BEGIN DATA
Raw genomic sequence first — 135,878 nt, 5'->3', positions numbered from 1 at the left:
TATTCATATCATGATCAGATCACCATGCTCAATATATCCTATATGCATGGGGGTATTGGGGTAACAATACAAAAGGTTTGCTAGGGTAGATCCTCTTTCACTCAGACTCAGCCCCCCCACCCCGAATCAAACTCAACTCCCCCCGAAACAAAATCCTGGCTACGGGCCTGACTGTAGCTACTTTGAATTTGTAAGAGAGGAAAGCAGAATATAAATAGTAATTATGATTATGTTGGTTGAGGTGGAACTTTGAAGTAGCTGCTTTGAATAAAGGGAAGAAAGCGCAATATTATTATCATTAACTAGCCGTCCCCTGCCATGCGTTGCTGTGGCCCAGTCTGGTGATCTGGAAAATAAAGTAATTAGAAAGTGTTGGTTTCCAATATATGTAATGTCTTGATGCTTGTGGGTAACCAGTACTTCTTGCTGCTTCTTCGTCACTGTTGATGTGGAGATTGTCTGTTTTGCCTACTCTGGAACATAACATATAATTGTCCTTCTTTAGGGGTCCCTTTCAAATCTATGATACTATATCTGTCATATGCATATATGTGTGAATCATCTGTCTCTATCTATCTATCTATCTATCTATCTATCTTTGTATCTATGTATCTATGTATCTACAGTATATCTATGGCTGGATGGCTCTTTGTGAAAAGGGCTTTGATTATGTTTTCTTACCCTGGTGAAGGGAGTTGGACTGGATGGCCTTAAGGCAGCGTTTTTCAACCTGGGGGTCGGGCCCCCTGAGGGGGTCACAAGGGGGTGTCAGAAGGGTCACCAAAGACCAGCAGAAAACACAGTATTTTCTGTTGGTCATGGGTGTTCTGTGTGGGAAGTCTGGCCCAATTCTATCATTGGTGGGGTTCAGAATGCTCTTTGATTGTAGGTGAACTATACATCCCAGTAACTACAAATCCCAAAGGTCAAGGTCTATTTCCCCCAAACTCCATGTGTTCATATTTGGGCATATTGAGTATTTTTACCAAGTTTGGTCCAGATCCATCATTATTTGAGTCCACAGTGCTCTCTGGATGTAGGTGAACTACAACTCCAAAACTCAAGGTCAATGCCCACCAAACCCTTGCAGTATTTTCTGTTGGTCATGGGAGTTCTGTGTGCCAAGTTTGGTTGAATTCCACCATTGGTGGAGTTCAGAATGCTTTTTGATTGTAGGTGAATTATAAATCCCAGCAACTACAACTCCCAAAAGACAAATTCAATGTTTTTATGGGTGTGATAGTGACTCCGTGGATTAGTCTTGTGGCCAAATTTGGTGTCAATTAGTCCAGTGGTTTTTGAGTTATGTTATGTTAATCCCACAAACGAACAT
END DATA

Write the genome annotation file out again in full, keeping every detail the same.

Raw genomic sequence first — 135,878 nt, 5'->3', positions numbered from 1 at the left:
TATTCATATCATGATCAGATCACCATGCTCAATATATCCTATATGCATGGGGGTATTGGGGTAACAATACAAAAGGTTTGCTAGGGTAGATCCTCTTTCACTCAGACTCAGCCCCCCCACCCCGAATCAAACTCAACTCCCCCCGAAACAAAATCCTGGCTACGGGCCTGACTGTAGCTACTTTGAATTTGTAAGAGAGGAAAGCAGAATATAAATAGTAATTATGATTATGTTGGTTGAGGTGGAACTTTGAAGTAGCTGCTTTGAATAAAGGGAAGAAAGCGCAATATTATTATCATTAACTAGCCGTCCCCTGCCATGCGTTGCTGTGGCCCAGTCTGGTGATCTGGAAAATAAAGTAATTAGAAAGTGTTGGTTTCCAATATATGTAATGTCTTGATGCTTGTGGGTAACCAGTACTTCTTGCTGCTTCTTCGTCACTGTTGATGTGGAGATTGTCTGTTTTGCCTACTCTGGAACATAACATATAATTGTCCTTCTTTAGGGGTCCCTTTCAAATCTATGATACTATATCTGTCATATGCATATATGTGTGAATCATCTGTCTCTATCTATCTATCTATCTATCTATCTATCTTTGTATCTATGTATCTATGTATCTACAGTATATCTATGGCTGGATGGCTCTTTGTGAAAAGGGCTTTGATTATGTTTTCTTACCCTGGTGAAGGGAGTTGGACTGGATGGCCTTAAGGCAGCGTTTTTCAACCTGGGGGTCGGGCCCCCTGAGGGGGTCACAAGGGGGTGTCAGAAGGGTCACCAAAGACCAGCAGAAAACACAGTATTTTCTGTTGGTCATGGGTGTTCTGTGTGGGAAGTCTGGCCCAATTCTATCATTGGTGGGGTTCAGAATGCTCTTTGATTGTAGGTGAACTATACATCCCAGTAACTACAAATCCCAAAGGTCAAGGTCTATTTCCCCCAAACTCCATGTGTTCATATTTGGGCATATTGAGTATTTTTACCAAGTTTGGTCCAGATCCATCATTATTTGAGTCCACAGTGCTCTCTGGATGTAGGTGAACTACAACTCCAAAACTCAAGGTCAATGCCCACCAAACCCTTGCAGTATTTTCTGTTGGTCATGGGAGTTCTGTGTGCCAAGTTTGGTTGAATTCCACCATTGGTGGAGTTCAGAATGCTTTTTGATTGTAGGTGAATTATAAATCCCAGCAACTACAACTCCCAAAAGACAAATTCAATGTTTTTATGGGTGTGATAGTGACTCCGTGGATTAGTCTTGTGGCCAAATTTGGTGTCAATTAGTCCAGTGGTTTTTGAGTTATGTTATGTTAATCCCACAAACGAACAT